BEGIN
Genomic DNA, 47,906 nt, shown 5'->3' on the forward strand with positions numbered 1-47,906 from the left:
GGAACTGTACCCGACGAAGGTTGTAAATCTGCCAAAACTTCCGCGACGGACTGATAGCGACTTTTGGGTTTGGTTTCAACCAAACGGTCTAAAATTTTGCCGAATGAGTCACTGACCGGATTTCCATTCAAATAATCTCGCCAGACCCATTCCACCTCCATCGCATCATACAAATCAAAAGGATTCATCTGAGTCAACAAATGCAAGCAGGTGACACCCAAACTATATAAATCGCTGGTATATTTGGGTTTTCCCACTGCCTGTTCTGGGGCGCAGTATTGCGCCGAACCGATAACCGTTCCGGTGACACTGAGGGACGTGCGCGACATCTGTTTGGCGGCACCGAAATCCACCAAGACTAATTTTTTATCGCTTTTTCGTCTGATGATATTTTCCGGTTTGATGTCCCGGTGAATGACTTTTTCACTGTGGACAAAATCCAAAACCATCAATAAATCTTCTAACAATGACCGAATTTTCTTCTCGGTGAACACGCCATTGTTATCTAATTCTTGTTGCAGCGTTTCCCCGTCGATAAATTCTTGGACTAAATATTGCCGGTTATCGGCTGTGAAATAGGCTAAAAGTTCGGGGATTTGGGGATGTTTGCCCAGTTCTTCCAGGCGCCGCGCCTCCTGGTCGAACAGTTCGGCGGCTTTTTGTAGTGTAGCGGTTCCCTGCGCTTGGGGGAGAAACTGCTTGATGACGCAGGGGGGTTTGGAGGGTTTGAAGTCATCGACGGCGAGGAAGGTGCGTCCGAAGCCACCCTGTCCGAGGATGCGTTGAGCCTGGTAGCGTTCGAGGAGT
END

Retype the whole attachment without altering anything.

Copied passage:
Genomic DNA, 47,906 nt, shown 5'->3' on the forward strand with positions numbered 1-47,906 from the left:
GGAACTGTACCCGACGAAGGTTGTAAATCTGCCAAAACTTCCGCGACGGACTGATAGCGACTTTTGGGTTTGGTTTCAACCAAACGGTCTAAAATTTTGCCGAATGAGTCACTGACCGGATTTCCATTCAAATAATCTCGCCAGACCCATTCCACCTCCATCGCATCATACAAATCAAAAGGATTCATCTGAGTCAACAAATGCAAGCAGGTGACACCCAAACTATATAAATCGCTGGTATATTTGGGTTTTCCCACTGCCTGTTCTGGGGCGCAGTATTGCGCCGAACCGATAACCGTTCCGGTGACACTGAGGGACGTGCGCGACATCTGTTTGGCGGCACCGAAATCCACCAAGACTAATTTTTTATCGCTTTTTCGTCTGATGATATTTTCCGGTTTGATGTCCCGGTGAATGACTTTTTCACTGTGGACAAAATCCAAAACCATCAATAAATCTTCTAACAATGACCGAATTTTCTTCTCGGTGAACACGCCATTGTTATCTAATTCTTGTTGCAGCGTTTCCCCGTCGATAAATTCTTGGACTAAATATTGCCGGTTATCGGCTGTGAAATAGGCTAAAAGTTCGGGGATTTGGGGATGTTTGCCCAGTTCTTCCAGGCGCCGCGCCTCCTGGTCGAACAGTTCGGCGGCTTTTTGTAGTGTAGCGGTTCCCTGCGCTTGGGGGAGAAACTGCTTGATGACGCAGGGGGGTTTGGAGGGTTTGAAGTCATCGACGGCGAGGAAGGTGCGTCCGAAGCCACCCTGTCCGAGGATGCGTTGAGCCTGGTAGCGTTCGAGGAGT